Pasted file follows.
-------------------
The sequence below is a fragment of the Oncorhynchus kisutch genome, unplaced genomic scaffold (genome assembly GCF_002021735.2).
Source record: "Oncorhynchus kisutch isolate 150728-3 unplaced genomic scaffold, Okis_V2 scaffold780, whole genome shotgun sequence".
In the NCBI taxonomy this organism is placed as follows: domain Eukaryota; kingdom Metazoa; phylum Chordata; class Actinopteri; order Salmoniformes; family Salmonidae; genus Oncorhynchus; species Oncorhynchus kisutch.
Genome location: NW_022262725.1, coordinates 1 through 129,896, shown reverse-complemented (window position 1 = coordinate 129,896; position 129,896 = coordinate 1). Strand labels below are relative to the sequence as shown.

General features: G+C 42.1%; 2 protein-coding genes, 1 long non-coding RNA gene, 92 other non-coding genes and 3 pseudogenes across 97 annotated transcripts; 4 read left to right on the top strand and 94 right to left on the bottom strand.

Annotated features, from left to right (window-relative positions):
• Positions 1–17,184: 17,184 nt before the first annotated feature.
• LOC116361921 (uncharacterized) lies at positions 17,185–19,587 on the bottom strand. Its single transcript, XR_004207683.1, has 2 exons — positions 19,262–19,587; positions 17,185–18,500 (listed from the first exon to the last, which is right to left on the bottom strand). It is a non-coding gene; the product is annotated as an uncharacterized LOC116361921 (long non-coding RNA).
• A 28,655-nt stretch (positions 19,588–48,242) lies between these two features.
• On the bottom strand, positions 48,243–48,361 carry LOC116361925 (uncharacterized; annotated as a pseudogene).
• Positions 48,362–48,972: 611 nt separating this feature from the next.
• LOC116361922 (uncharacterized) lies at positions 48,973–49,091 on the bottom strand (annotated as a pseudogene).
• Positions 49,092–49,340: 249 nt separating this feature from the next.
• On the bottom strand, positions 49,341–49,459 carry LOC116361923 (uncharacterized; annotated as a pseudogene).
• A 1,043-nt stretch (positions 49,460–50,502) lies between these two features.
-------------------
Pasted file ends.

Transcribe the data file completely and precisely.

The sequence below is a fragment of the Oncorhynchus kisutch genome, unplaced genomic scaffold (genome assembly GCF_002021735.2).
Source record: "Oncorhynchus kisutch isolate 150728-3 unplaced genomic scaffold, Okis_V2 scaffold780, whole genome shotgun sequence".
In the NCBI taxonomy this organism is placed as follows: domain Eukaryota; kingdom Metazoa; phylum Chordata; class Actinopteri; order Salmoniformes; family Salmonidae; genus Oncorhynchus; species Oncorhynchus kisutch.
Genome location: NW_022262725.1, coordinates 1 through 129,896, shown reverse-complemented (window position 1 = coordinate 129,896; position 129,896 = coordinate 1). Strand labels below are relative to the sequence as shown.

General features: G+C 42.1%; 2 protein-coding genes, 1 long non-coding RNA gene, 92 other non-coding genes and 3 pseudogenes across 97 annotated transcripts; 4 read left to right on the top strand and 94 right to left on the bottom strand.

Annotated features, from left to right (window-relative positions):
• Positions 1–17,184: 17,184 nt before the first annotated feature.
• LOC116361921 (uncharacterized) lies at positions 17,185–19,587 on the bottom strand. Its single transcript, XR_004207683.1, has 2 exons — positions 19,262–19,587; positions 17,185–18,500 (listed from the first exon to the last, which is right to left on the bottom strand). It is a non-coding gene; the product is annotated as an uncharacterized LOC116361921 (long non-coding RNA).
• A 28,655-nt stretch (positions 19,588–48,242) lies between these two features.
• On the bottom strand, positions 48,243–48,361 carry LOC116361925 (uncharacterized; annotated as a pseudogene).
• Positions 48,362–48,972: 611 nt separating this feature from the next.
• LOC116361922 (uncharacterized) lies at positions 48,973–49,091 on the bottom strand (annotated as a pseudogene).
• Positions 49,092–49,340: 249 nt separating this feature from the next.
• On the bottom strand, positions 49,341–49,459 carry LOC116361923 (uncharacterized; annotated as a pseudogene).
• A 1,043-nt stretch (positions 49,460–50,502) lies between these two features.